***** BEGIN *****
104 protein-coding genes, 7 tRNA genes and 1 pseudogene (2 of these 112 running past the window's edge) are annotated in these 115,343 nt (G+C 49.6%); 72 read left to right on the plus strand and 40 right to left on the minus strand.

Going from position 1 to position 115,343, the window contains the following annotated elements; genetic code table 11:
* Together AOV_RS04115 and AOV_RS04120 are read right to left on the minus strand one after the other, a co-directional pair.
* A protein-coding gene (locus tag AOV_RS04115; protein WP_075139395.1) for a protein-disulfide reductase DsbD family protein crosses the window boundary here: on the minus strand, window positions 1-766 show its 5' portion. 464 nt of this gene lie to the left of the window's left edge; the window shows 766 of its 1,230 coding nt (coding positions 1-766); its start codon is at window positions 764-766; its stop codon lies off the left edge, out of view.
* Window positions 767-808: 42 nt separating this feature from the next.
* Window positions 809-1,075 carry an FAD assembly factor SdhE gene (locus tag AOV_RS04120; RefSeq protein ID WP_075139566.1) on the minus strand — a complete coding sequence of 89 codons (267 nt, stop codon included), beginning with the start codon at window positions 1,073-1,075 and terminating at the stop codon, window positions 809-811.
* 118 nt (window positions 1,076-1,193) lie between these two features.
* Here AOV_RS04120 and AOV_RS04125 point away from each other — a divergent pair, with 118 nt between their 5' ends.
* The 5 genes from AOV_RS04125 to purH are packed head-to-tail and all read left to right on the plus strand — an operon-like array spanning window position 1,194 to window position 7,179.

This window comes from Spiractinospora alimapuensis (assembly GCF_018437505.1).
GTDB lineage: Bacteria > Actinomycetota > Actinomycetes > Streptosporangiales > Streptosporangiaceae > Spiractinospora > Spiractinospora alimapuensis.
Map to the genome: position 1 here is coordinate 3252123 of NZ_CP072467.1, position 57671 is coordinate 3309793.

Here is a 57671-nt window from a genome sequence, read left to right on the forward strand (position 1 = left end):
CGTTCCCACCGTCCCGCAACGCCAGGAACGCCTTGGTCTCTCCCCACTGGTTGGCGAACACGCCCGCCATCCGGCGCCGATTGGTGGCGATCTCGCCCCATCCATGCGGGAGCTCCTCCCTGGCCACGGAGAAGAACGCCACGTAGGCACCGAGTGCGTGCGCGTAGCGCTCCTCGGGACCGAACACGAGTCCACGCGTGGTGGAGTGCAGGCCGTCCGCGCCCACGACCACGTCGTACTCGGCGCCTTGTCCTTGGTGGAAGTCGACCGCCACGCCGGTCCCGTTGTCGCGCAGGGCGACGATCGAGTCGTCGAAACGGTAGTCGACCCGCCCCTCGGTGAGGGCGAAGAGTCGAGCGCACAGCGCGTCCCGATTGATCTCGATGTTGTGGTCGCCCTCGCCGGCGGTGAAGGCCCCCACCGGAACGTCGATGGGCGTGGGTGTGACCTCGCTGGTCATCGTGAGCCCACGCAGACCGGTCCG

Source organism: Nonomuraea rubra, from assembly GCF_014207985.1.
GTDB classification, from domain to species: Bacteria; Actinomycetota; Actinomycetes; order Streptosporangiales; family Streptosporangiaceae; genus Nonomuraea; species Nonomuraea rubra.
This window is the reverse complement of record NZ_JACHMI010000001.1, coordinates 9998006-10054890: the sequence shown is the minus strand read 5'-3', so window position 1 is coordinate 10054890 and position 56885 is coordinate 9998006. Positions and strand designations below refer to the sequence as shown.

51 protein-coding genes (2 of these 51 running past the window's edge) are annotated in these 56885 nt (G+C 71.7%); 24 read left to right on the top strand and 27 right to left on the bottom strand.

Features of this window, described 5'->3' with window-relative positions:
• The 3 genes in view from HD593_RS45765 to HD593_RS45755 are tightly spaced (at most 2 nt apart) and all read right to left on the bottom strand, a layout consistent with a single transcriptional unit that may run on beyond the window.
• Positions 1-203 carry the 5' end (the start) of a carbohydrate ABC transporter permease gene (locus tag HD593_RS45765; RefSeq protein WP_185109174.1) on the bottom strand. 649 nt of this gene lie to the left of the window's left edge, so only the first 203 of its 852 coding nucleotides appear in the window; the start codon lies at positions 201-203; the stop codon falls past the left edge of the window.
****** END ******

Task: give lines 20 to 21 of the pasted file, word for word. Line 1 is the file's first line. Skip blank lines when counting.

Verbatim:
• The 3 genes in view from HD593_RS45765 to HD593_RS45755 are tightly spaced (at most 2 nt apart) and all read right to left on the bottom strand, a layout consistent with a single transcriptional unit that may run on beyond the window.
• Positions 1-203 carry the 5' end (the start) of a carbohydrate ABC transporter permease gene (locus tag HD593_RS45765; RefSeq protein WP_185109174.1) on the bottom strand. 649 nt of this gene lie to the left of the window's left edge, so only the first 203 of its 852 coding nucleotides appear in the window; the start codon lies at positions 201-203; the stop codon falls past the left edge of the window.